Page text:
Tomographic Motion Detection (TMD) vs. Competing Technologies
Passive infrared (PIR) motion sensors
Passive infrared (PIR) sensors are the most commonly used motion sensors available today. They work by detecting coarse changes in thermal energy within the view of the sensor. A human body is a different temperature than a typical background environment, and when a person moves, the change in the thermal scene is detected by the sensor.
Although PIR sensors are very inexpensive, they suffer from significant false alarm and detection vulnerabilities. Changes in temperature will cause the sensor to trip. HVAC vents, outdoor air flow, sunlight, headlights, insects, and many other forms of harmless environmental changes will cause false triggering in a PIR. Xandem TMD is unaffected by all of these causes of false triggering.
PIR sensors also have severe detection weaknesses. Lenses deteriorate over time (especially in dirty environments) until the sensor will not function properly, and intruders can use chemical sprays to mask the sensor. Glass, foam, and other insulating materials can allow an intruder to easily pass without being detected. These vulnerabilities were recently demonstrated by the Discovery Channel television show "MythBusters" in an episode entitled "Crimes and Mythdemeanors." Xandem TMD on the other hand is virtually impossible to defeat when installed properly.
Finally, PIR sensors are unsightly. High-end residential and commercial clients prefer Xandem TMD due to the fact that it can remain completely hidden from view - no more distracting and unsightly white boxes in the corners of every room. With TMD, the walls and furniture themselves can be the motion detection sensor!
Photoelectric beams and lasers use rays of light that travel from a source to a detector. When a person or object crosses the path of light, the light beam is blocked and the sensor detects the obstruction.
Beams are problematic in areas where objects are moved frequently because they cannot see through obstructions. For example, boxes, equipment, or vehicles may be accidentally placed in locations that block the beams. This is very typical in busy commercial environments like warehouses, shops, industrial areas, and storage facilities. Xandem TMD sees right through obstructions, so people are free to use the area as they want without worrying about sensor blockage.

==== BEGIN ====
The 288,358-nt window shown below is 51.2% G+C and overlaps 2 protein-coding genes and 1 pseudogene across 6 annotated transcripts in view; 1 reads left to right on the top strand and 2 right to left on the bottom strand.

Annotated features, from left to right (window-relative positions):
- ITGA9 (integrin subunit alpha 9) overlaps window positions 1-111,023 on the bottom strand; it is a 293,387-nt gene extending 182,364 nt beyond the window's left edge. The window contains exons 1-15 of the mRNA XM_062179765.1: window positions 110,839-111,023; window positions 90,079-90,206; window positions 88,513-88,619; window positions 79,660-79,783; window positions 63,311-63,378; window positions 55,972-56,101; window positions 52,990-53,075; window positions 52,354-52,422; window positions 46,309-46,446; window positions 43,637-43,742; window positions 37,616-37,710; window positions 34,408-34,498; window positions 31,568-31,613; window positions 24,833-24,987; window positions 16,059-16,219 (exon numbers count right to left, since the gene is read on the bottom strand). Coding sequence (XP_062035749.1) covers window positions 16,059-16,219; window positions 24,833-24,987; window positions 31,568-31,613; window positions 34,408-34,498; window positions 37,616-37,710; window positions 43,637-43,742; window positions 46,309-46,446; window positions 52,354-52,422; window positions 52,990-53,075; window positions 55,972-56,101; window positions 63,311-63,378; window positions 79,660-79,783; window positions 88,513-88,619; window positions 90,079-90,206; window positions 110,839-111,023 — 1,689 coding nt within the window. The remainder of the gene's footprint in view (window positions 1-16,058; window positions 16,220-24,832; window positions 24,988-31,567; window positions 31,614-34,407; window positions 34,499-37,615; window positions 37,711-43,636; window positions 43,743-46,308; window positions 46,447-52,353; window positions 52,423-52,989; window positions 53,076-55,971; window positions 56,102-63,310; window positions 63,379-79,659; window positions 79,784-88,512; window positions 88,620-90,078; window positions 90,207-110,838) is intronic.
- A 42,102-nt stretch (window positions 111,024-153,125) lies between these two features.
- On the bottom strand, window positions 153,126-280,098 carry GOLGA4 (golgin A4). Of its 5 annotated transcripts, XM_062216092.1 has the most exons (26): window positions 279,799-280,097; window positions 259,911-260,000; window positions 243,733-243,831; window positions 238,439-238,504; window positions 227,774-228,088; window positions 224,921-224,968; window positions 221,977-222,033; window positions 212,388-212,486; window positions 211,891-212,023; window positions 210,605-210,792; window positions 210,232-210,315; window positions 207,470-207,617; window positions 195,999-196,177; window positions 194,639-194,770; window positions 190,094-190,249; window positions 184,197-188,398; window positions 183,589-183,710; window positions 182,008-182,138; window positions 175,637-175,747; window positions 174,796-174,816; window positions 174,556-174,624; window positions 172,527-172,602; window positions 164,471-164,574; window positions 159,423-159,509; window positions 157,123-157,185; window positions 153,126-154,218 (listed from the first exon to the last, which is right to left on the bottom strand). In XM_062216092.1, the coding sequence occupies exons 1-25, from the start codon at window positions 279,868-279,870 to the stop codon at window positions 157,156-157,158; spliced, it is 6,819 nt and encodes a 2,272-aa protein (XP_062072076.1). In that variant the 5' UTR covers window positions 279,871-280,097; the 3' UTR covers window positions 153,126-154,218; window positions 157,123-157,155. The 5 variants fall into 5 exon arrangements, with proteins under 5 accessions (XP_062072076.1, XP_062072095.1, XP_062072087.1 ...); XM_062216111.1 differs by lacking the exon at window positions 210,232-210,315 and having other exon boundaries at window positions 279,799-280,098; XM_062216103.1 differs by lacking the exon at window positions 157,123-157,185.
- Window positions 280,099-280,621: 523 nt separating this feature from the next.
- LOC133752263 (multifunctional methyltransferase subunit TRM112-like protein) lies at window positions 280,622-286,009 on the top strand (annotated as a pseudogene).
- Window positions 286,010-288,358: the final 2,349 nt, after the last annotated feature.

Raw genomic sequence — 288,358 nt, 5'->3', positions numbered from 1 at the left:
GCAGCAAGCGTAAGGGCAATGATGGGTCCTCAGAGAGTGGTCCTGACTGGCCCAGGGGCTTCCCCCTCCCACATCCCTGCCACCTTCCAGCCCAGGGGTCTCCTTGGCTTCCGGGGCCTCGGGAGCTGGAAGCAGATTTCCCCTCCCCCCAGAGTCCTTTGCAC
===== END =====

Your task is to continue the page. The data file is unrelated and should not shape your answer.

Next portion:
Beams only cover a single line-of-sight, so they leave the detection area largely uncovered. It is surprisingly common for an intruder to enter an area through walls or ceilings, thus completely bypassing a beam detection system. If an intruder is able to enter the area without crossing the line-of-sight of the sensor, he is free to move about the area without being detected. Xandem TMD covers entire areas or volumes, not just lines. It doesn't matter how someone enters the area, TMD will detect the movement.
Beams must be carefully installed an maintained on a regular basis. If the beam emitter or detector gets bumped, it may require re-calibration and manual adjustment to get it pointing back to the detector. If the detection area is prone to dirt, dust, soot, or smoke, regular maintenance must be performed on the beam (lens cleaning) to avoid sensor malfunction. Xandem TMD can be bumped or moved and the sensing will remain completely functional. TMD is not affected by dirt, dust, soot, or smoke.
Dual-tech (hybrid) motion sensors
Dual-tech (hybrid) sensors combine multiple forms of motion detectors to try to reduce the probability of a false alarms. The most typical configuration is a microwave and PIR sensor both housed in the same unit. For an alarm to occur, both sensors must detect motion. If an HVAC vent turns on, for example, the microwave will not detect motion. If motion happens on the other side of the wall, the PIR sensor will not activate, thus no false alarm. Some forms of motion are still problematic. For example, when an HVAC turns on, the air is blown by a nearby metal fan which may cause the microwave detector to trip at the same time.
By attempting to mitigate false alarms in dual-tech sensors, vulnerabilities are introduced. A dual-tech sensor is only as strong as its weakest link. For example, if one blocks the sensor with a piece of foam or glass, the PIR sensor will remain untriggered. Even though the microwave sensor is triggered, the system as a whole does not react. Thus, each time a new sensor is combined in a hybrid configuration, the detection capabilities are weakened. Xandem TMD is not a hybrid solution, it is a single form of motion sensing that powerfully detects while remaining immune to the leading causes of false triggering.
Find out more about detection vs. false alarm trade-offs by reading about "receiver operating characteristics."
Cameras excel in applications where a high level of visual detail is required, but they suffer from significant false alarm issues in many applications. Even a small fly landing on a camera lens can cause a false alarm, and changes in lighting (sunlight, headlights) are problematic. Xandem TMD remains completely unaffected by these minimal amounts of harmless motion, and can be combined with cameras when visual recording is needed.
Analytic software exists that mitigates false alarms through video processing algorithms. This software is generally very expensive, requires a computer to process the video, and is very cumbersome to tune parameters correctly. Simply put, cameras are the wrong tool for motion detection - they are like using a saw when you need a knife.
Xandem TMD can be combined with camera systems for a powerful integrated system. When TMD reliably detects motion, the system can begin camera recording and alert security personnel. Many resources will be saved because TMD is a much more reliable form of motion detection.